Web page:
Summary: Make sure that your victory by faith holds up and you don’t let it defeat you.

Defeat after Victory, Joshua 7:2-15

Moses described the Promised Land as “a land of hills and valleys” (Deut. 11:11). That statement, I believe, is much more than a description of the contrast between the hilly landscape of Canaan and the flat monotonous topography of Egypt.

It’s also a description of the geography of the life of faith that is pictured by Israel’s experiences in Canaan. As by faith we claim our inheritance in Christ, we experience peaks of victory and valleys of discouragement. Discouragement isn’t inevitable in the Christian life, but we must remember that we can’t have mountains without valleys.

The ominous word but that introduces Joshua 7 is a signal that things are going to change; for Joshua is about to descend from the mountaintop of victory at Jericho to the valley of defeat at Ai. Joshua was a gifted and experienced leader, but he was still human. In this experience, he teaches us what causes defeat and how we must handle the discouragements of life.


Explanation: As a good commander, Joshua surveyed the situation before he planned his strategy. His mistake wasn’t in sending out the spies but in assuming that the Lord was pleased with His people and would give them victory over Ai. He and his officers were walking by sight and not by faith. Spiritual leaders must constantly seek the Lord’s face and determine what His will is for each new challenge. Had Joshua called a prayer meeting, the Lord would have informed him that there was sin in the camp; and Joshua could have dealt with it. This would have saved the lives of thirty-six and spared Israel a humiliating defeat.

It’s impossible for us to enter into Joshua’s mind and fully understand his thinking. No doubt the impressive victory at Jericho had given Joshua and his army a great deal of self-confidenceand which led to presumption. Ai was a smaller city than Jericho, so hmuanly, victory seemed inevitable. But instead of seeking the mind of the Lord, Joshua accepted the counsel of his spies; and this led to defeat.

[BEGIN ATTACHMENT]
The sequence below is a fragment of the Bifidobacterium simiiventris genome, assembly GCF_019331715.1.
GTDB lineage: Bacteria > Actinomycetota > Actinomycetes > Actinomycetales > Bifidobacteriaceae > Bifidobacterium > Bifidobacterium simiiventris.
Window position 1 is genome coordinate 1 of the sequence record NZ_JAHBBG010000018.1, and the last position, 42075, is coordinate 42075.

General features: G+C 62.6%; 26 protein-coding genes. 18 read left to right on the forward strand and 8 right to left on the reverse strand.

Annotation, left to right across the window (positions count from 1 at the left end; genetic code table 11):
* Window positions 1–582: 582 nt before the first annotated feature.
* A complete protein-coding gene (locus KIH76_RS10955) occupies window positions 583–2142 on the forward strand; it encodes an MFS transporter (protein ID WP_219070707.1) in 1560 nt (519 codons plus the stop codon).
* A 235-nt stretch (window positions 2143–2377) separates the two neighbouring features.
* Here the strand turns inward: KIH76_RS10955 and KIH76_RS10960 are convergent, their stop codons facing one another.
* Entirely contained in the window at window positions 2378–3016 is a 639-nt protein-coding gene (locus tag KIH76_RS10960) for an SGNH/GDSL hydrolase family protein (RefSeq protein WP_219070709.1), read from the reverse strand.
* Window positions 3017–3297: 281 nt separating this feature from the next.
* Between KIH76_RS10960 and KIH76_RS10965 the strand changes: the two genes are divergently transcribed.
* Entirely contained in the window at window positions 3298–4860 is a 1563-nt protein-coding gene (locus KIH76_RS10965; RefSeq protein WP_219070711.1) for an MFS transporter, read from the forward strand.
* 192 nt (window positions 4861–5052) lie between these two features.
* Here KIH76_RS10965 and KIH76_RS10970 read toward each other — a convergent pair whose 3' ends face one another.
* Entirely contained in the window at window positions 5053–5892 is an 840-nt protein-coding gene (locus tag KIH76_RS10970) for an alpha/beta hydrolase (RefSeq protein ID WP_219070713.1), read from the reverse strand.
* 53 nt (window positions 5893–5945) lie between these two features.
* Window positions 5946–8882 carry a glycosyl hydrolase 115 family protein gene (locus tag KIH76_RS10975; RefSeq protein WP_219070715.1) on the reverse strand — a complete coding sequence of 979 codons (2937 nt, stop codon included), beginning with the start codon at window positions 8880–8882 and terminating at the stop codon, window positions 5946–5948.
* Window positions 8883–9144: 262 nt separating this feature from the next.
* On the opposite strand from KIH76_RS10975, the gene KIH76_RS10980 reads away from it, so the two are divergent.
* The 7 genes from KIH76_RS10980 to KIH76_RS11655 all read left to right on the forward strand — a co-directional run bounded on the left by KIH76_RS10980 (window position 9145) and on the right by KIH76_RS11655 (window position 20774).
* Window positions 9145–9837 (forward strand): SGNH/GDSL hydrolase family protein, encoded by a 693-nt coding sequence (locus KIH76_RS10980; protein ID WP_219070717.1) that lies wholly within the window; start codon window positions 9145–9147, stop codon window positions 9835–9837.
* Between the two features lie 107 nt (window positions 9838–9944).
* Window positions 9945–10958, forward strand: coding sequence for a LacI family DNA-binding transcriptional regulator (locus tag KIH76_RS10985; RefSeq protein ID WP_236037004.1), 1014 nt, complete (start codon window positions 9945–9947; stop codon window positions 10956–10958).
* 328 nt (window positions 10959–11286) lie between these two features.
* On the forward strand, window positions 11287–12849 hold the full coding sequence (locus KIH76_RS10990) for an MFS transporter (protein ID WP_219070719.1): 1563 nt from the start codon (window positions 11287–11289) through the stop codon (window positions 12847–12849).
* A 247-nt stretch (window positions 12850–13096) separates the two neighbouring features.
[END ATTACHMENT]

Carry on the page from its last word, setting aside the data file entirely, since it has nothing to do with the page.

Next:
The spies said nothing about the Lord; their whole report focused on the army and their confidence that Israel would have victory. You don’t hear these men saying, “If the Lord will” (James 4:13-17). They were sure that the whole army wasn’t needed for the assault, but that wasn’t God’s strategy when He gave the orders for the second attack on Ai (Josh. 8:1). Since God’s thoughts are not our thoughts (Isa. 55:8-9), we’d better take time to seek His direction. “Pride goes before destruction, and a haughty spirit before a fall” (Prov. 16:18, NKJV). What Israel needed was God to take over, not human wisdom.

Ai was in the hill country, about fifteen miles from Jericho; and one went up to Ai because it was situated 1,700 feet above sea level. The Jewish army marched confidently up the hill but soon came down again, fleeing for their lives and leaving thirty-six dead comrades behind them.

Moses had warned Israel that they couldn’t defeat their enemies unless the nation was obedient to the Lord. If they were following the Lord by faith, 1 Jewish soldier would chase 1,000, and 2 would put 10,000 to flight! (Deut. 32:30) Three Jewish soldiers could have defeated the whole city, if the nation had been pleasing to the Lord (Josh. 8:25). “But your iniquities have separated between you and your God, and your sins have hid His face from you, that He will not hear” (Isa. 59:2).

The leader who had been magnified (6:27) was now mortified. If some of your best plans have ever been dashed to pieces, then you can identify with Joshua and his officers.


Background: The hearts of the Canaanites had melted when they had heard about the conquests of Israel (2:11). But now the tables were turned, and it was the Jews whose hearts were melted as water!

• Seek God’s Will: The general who had not known defeat spent the rest of the day prostrate before the ark at Gilgal and his leaders with him. They tore their garments, put dust on their heads, lay on the ground, and cried out to God. This was the prescribed course of action whenever the Jews turned to God in times of great danger or national sin (Neh. 9:1; Es. 4:1). Had Joshua humbled himself before the battle, the situation would have been different after the battle.

"My worth to God publicly is measured by what I really am in my private life. Is my primary goal in life to please Him and to be acceptable to Him, or is it something less, no matter how lofty it may sound?" Oswald Chambers

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